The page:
4. Dolly Was Remembered as a Kind Teenager Who Took Care of Animals
Dolly’s family released another statement that memorialized their daughter’s kindness. It described Dolly as “the kindest, caring, beautiful soul… She was always caring for animals, small children, other children at boarding school who were less fortunate than herself.”
According to The International Business Times, the family also released a drawing that Dolly made to underscore the point. “The family also shared a recent drawing by Dolly that shows a skinny figure bent over backwards, underneath the words: ‘Speak even if your voice shakes,'” the site reports.
Her family said, according to IBT: “This powerful message tells the dark, scary place our beautiful angel had travelled to.”
In the statement, the family continued, “Out of all the sadness that the loss of our daughter has brought to our lives, we feel that through losing Dolly we would like to help other families by making an awareness of bullying and harassment that some people are sadly subject to.”
They concluded, “We are not concerned with the who or why of who pushed our daughter to this point, we just want to save another family going through the sadness and tragedy that our family is experiencing. Stop Bullying, Be Kind, Do It For Dolly.”
5. Children in the U.S. & Canada Have Also Died by Suicide Due to Bullying
Mallory Grossman was a beautiful 12-year-old girl from New Jersey with a memorable smile who loved cheerleading and once made jewelry to help children with cancer. She also was allegedly being bullied on Snapchat and other platforms, according to News 4. The same day her mother complained about the alleged bullying to the school, Mallory died suddenly, according to NBC New York. Her family has now revealed that she died by suicide.
Rosalie Avila, a 13-year-old girl from California, also died by suicide after being bullied.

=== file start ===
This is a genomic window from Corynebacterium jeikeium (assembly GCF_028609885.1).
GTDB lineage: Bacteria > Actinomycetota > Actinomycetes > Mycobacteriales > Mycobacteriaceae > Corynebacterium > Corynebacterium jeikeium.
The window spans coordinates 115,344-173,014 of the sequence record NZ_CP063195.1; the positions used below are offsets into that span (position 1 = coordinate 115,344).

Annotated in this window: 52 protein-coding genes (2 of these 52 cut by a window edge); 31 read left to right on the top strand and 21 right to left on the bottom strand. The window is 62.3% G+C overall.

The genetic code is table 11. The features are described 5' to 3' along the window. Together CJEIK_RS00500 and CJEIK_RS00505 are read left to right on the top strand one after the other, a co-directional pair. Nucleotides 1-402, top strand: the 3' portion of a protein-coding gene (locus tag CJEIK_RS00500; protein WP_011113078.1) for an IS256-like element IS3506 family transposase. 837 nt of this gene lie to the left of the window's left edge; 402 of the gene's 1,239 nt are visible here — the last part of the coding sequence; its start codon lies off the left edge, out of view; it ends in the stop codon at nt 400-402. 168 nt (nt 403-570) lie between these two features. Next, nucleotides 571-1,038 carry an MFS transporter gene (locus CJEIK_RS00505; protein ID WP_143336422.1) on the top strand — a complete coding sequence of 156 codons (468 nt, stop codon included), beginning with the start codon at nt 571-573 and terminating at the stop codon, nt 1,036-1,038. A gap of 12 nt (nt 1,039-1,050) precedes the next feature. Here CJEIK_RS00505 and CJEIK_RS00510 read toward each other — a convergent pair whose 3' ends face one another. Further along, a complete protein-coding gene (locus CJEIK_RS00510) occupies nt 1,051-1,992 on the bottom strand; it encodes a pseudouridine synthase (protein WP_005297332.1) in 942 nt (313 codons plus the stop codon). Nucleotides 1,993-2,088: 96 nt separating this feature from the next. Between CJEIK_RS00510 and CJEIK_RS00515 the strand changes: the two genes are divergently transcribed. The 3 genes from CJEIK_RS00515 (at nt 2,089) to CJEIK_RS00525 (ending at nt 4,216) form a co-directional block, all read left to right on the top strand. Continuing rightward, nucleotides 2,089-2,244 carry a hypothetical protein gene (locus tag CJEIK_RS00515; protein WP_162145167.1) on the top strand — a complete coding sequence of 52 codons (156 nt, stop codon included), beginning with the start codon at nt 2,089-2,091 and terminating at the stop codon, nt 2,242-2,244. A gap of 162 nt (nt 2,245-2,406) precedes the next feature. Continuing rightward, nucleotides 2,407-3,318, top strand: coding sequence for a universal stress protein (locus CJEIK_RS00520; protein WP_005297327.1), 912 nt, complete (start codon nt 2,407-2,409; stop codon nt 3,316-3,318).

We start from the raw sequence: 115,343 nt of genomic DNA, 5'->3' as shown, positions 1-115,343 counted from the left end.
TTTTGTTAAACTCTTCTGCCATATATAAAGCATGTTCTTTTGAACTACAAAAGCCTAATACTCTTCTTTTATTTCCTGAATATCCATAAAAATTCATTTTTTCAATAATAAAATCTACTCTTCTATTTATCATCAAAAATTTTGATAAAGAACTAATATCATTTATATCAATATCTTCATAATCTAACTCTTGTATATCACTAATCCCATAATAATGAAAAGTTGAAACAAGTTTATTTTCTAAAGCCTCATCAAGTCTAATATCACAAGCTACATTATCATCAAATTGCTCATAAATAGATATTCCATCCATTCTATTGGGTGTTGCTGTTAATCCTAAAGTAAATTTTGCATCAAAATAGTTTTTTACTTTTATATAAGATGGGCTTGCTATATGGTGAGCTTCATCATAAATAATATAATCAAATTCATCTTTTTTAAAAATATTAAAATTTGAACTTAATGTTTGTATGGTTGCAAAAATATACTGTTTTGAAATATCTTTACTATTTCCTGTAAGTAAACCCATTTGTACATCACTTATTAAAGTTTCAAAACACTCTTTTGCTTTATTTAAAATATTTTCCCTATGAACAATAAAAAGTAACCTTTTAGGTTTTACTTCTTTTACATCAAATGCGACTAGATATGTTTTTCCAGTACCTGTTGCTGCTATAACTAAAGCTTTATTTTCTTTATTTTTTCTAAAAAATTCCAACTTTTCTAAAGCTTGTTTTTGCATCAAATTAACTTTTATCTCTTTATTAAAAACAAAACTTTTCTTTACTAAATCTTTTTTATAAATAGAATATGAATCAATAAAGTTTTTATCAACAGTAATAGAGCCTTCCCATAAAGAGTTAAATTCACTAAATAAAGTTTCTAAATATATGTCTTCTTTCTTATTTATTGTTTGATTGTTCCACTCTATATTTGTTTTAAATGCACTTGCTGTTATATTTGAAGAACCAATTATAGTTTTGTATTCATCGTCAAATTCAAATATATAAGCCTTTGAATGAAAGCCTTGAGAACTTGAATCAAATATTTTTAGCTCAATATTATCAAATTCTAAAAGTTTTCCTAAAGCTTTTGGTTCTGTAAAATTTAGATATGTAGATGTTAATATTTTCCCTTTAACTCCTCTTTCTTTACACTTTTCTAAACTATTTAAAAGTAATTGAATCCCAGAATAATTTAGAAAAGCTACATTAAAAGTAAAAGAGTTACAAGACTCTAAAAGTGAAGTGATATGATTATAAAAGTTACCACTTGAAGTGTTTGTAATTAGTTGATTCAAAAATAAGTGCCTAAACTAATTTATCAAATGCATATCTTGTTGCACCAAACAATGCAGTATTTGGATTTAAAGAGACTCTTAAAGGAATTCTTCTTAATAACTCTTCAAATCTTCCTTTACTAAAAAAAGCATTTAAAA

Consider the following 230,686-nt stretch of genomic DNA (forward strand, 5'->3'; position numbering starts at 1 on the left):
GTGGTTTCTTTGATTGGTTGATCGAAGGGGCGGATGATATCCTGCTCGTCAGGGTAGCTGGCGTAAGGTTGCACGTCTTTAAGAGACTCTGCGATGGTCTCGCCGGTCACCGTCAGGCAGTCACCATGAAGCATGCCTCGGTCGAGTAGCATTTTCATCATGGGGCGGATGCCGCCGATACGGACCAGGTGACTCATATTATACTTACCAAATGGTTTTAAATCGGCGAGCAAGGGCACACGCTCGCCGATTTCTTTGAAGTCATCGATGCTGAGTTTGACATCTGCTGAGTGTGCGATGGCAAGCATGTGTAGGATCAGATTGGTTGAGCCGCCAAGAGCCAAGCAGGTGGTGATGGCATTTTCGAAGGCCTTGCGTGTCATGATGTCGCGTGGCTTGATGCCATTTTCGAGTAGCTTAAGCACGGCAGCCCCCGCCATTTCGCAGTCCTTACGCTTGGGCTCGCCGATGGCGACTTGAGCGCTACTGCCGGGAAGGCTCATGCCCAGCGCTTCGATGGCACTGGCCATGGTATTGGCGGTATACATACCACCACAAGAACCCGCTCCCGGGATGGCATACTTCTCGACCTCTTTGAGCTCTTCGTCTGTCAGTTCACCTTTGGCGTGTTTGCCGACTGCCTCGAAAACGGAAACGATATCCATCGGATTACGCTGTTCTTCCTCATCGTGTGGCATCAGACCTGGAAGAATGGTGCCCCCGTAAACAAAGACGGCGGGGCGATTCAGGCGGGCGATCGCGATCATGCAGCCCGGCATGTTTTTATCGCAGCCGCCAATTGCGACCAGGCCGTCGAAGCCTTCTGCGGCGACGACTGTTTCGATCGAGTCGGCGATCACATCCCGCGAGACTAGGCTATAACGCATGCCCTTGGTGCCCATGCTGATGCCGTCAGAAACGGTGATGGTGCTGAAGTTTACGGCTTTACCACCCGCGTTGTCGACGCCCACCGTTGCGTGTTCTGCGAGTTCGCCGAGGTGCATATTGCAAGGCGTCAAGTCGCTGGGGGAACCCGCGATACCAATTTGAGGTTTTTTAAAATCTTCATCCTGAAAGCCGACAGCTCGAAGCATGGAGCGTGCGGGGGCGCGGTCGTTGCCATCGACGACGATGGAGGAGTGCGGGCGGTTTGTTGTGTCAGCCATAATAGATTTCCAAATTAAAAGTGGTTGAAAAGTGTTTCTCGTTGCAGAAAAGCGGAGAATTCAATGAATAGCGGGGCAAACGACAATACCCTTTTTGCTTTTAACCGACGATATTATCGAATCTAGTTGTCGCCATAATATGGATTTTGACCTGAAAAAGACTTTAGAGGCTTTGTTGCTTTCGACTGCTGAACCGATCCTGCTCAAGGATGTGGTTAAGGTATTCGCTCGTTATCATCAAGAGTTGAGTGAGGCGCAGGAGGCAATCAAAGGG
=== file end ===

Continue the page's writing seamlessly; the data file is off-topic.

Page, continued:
In Canada, Jolynn Winter, Chantel Fox and Jenera Roundsky, all 12, died by suicide since January 2017 in what was a possible suicide pact in Wapekeka, an aboriginal community. In 2016, Katelyn Nicole Davis, of Polk County, Ga., streamed her suicide on social media. She was also 12. Gabriel Taye, an 8-year-old Ohio boy, also died by suicide after being bullied.
A Pennsylvania family has written an emotional, heart-wrenching obituary for Sadie Riggs, a 15-year-old girl who hung herself after being tormented by bullies. Sadie was from Bedford, Pennsylvania, and her family decided to make a statement against bullies in the heartbreaking obit.
Her death is highlighting the growing concerns of bullying among young people in a social media driven society, and family members hope Sadie’s suicide will start a movement against bullying. Wrote one woman on Facebook after reading the widely shared obit: “Didn’t know Sadie, but after reading her obituary I have tears in my eyes. Her life mattered. We must cause change! We must treat others with kindness. We must teach our children that our words matter. This philosophy is so simple, yet as a society we are obviously failing.”
In California, a 10-year-old died by suicide after a video of her fighting with classmates went viral on the app Musical.ly. Ashawnty Davis was on life support for two weeks after her family found her hanging inside of her closet.